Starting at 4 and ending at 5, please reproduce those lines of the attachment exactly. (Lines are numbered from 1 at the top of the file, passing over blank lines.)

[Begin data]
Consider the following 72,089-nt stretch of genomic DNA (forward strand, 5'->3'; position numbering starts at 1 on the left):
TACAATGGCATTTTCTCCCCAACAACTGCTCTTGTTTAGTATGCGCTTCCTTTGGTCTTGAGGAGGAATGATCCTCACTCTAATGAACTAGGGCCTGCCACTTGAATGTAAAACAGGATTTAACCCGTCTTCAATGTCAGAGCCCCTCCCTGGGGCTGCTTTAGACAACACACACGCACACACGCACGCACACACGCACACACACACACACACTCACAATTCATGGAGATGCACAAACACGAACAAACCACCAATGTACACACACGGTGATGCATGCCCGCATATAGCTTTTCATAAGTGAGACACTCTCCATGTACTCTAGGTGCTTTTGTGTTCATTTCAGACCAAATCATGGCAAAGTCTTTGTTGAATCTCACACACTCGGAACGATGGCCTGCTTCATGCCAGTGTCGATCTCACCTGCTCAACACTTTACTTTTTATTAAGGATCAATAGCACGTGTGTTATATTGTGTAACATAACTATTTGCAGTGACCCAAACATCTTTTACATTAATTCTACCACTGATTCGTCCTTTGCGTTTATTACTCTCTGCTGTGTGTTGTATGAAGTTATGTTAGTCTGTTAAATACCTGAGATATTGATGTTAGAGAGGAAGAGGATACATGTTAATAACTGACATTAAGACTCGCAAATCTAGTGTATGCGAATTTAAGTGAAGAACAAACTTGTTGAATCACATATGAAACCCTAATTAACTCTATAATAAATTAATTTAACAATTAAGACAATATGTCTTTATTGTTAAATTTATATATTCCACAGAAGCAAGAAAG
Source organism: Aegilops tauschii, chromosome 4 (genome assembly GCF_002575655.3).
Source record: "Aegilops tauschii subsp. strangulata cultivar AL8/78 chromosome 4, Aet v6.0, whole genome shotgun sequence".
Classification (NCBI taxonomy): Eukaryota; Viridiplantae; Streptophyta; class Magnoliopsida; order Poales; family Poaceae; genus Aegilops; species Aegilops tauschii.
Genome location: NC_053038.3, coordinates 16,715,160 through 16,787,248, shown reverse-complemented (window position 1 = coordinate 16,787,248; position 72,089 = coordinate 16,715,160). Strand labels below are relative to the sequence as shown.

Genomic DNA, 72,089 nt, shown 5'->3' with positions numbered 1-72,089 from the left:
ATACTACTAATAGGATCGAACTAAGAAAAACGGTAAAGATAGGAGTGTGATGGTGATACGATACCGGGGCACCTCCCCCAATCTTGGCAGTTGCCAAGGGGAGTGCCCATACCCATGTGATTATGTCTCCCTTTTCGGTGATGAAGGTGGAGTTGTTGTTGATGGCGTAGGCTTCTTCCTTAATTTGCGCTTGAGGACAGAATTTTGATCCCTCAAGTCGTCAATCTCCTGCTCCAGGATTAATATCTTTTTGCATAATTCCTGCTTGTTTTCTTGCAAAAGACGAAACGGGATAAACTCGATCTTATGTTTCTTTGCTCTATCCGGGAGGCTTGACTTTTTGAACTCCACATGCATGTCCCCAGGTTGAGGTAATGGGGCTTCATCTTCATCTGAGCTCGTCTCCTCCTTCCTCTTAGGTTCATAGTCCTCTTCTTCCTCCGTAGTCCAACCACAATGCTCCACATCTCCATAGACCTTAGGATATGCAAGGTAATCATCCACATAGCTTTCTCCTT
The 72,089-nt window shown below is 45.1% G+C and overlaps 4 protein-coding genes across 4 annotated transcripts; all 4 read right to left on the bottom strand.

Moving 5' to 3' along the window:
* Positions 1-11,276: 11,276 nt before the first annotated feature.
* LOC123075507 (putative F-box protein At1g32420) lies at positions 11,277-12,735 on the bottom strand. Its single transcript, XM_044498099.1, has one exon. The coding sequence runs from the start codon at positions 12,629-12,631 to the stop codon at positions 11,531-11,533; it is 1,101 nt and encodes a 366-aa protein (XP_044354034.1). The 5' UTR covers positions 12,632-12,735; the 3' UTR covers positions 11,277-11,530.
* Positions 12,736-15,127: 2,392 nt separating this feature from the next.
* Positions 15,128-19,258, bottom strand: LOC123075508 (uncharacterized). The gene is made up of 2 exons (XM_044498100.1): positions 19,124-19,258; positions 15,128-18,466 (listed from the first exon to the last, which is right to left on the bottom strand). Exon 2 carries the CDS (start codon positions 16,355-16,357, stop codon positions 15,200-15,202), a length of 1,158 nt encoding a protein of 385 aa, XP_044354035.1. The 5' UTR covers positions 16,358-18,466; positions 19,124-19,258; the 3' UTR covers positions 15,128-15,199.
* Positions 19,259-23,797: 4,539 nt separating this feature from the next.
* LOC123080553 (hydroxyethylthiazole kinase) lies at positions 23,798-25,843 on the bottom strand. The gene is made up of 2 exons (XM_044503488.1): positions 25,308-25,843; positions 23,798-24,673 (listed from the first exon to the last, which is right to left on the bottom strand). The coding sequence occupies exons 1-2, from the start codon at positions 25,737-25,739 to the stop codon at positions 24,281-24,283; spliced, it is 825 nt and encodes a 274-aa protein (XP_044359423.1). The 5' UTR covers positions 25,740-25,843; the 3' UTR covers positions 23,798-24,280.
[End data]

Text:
Source record: "Aegilops tauschii subsp. strangulata cultivar AL8/78 chromosome 4, Aet v6.0, whole genome shotgun sequence".
Classification (NCBI taxonomy): Eukaryota; Viridiplantae; Streptophyta; class Magnoliopsida; order Poales; family Poaceae; genus Aegilops; species Aegilops tauschii.